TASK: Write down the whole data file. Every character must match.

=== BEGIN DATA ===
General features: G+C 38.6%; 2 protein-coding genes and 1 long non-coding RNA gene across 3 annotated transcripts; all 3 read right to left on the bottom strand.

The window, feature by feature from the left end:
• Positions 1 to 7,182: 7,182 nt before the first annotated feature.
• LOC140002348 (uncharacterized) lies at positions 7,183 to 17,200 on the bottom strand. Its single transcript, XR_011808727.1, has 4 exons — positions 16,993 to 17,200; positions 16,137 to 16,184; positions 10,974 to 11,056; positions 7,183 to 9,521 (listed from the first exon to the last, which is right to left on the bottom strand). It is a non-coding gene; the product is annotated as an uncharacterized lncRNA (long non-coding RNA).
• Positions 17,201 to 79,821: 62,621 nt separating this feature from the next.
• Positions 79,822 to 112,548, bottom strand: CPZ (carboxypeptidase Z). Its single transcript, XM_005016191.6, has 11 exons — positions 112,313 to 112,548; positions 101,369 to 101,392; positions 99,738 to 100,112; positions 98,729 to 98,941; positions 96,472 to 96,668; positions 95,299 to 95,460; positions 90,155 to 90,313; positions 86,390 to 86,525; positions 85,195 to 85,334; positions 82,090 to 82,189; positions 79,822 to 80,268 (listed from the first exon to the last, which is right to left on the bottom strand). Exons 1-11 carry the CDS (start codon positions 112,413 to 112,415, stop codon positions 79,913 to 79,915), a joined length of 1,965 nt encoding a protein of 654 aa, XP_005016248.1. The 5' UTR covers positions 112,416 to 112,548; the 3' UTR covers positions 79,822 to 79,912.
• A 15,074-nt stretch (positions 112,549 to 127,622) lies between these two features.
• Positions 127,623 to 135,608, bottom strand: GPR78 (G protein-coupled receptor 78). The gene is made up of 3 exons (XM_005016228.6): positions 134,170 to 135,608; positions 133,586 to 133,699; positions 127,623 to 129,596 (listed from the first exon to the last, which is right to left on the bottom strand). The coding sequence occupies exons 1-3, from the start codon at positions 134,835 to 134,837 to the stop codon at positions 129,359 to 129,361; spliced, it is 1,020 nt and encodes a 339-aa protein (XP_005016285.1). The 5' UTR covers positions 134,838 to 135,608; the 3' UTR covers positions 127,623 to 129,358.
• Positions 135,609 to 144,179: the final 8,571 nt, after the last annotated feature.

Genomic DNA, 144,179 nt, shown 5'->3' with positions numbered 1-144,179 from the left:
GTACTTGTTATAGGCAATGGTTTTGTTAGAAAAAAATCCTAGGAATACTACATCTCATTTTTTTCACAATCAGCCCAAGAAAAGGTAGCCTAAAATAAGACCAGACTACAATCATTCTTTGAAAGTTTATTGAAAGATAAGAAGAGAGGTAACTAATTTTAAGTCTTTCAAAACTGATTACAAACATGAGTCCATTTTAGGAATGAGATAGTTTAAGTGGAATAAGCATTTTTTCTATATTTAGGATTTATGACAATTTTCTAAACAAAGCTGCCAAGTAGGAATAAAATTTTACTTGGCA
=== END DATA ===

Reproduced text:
General features: G+C 38.6%; 2 protein-coding genes and 1 long non-coding RNA gene across 3 annotated transcripts; all 3 read right to left on the bottom strand.

The window, feature by feature from the left end:
• Positions 1 to 7,182: 7,182 nt before the first annotated feature.
• LOC140002348 (uncharacterized) lies at positions 7,183 to 17,200 on the bottom strand. Its single transcript, XR_011808727.1, has 4 exons — positions 16,993 to 17,200; positions 16,137 to 16,184; positions 10,974 to 11,056; positions 7,183 to 9,521 (listed from the first exon to the last, which is right to left on the bottom strand). It is a non-coding gene; the product is annotated as an uncharacterized lncRNA (long non-coding RNA).
• Positions 17,201 to 79,821: 62,621 nt separating this feature from the next.
• Positions 79,822 to 112,548, bottom strand: CPZ (carboxypeptidase Z). Its single transcript, XM_005016191.6, has 11 exons — positions 112,313 to 112,548; positions 101,369 to 101,392; positions 99,738 to 100,112; positions 98,729 to 98,941; positions 96,472 to 96,668; positions 95,299 to 95,460; positions 90,155 to 90,313; positions 86,390 to 86,525; positions 85,195 to 85,334; positions 82,090 to 82,189; positions 79,822 to 80,268 (listed from the first exon to the last, which is right to left on the bottom strand). Exons 1-11 carry the CDS (start codon positions 112,413 to 112,415, stop codon positions 79,913 to 79,915), a joined length of 1,965 nt encoding a protein of 654 aa, XP_005016248.1. The 5' UTR covers positions 112,416 to 112,548; the 3' UTR covers positions 79,822 to 79,912.
• A 15,074-nt stretch (positions 112,549 to 127,622) lies between these two features.
• Positions 127,623 to 135,608, bottom strand: GPR78 (G protein-coupled receptor 78). The gene is made up of 3 exons (XM_005016228.6): positions 134,170 to 135,608; positions 133,586 to 133,699; positions 127,623 to 129,596 (listed from the first exon to the last, which is right to left on the bottom strand). The coding sequence occupies exons 1-3, from the start codon at positions 134,835 to 134,837 to the stop codon at positions 129,359 to 129,361; spliced, it is 1,020 nt and encodes a 339-aa protein (XP_005016285.1). The 5' UTR covers positions 134,838 to 135,608; the 3' UTR covers positions 127,623 to 129,358.
• Positions 135,609 to 144,179: the final 8,571 nt, after the last annotated feature.

Genomic DNA, 144,179 nt, shown 5'->3' with positions numbered 1-144,179 from the left:
GTACTTGTTATAGGCAATGGTTTTGTTAGAAAAAAATCCTAGGAATACTACATCTCATTTTTTTCACAATCAGCCCAAGAAAAGGTAGCCTAAAATAAGACCAGACTACAATCATTCTTTGAAAGTTTATTGAAAGATAAGAAGAGAGGTAACTAATTTTAAGTCTTTCAAAACTGATTACAAACATGAGTCCATTTTAGGAATGAGATAGTTTAAGTGGAATAAGCATTTTTTCTATATTTAGGATTTATGACAATTTTCTAAACAAAGCTGCCAAGTAGGAATAAAATTTTACTTGGCA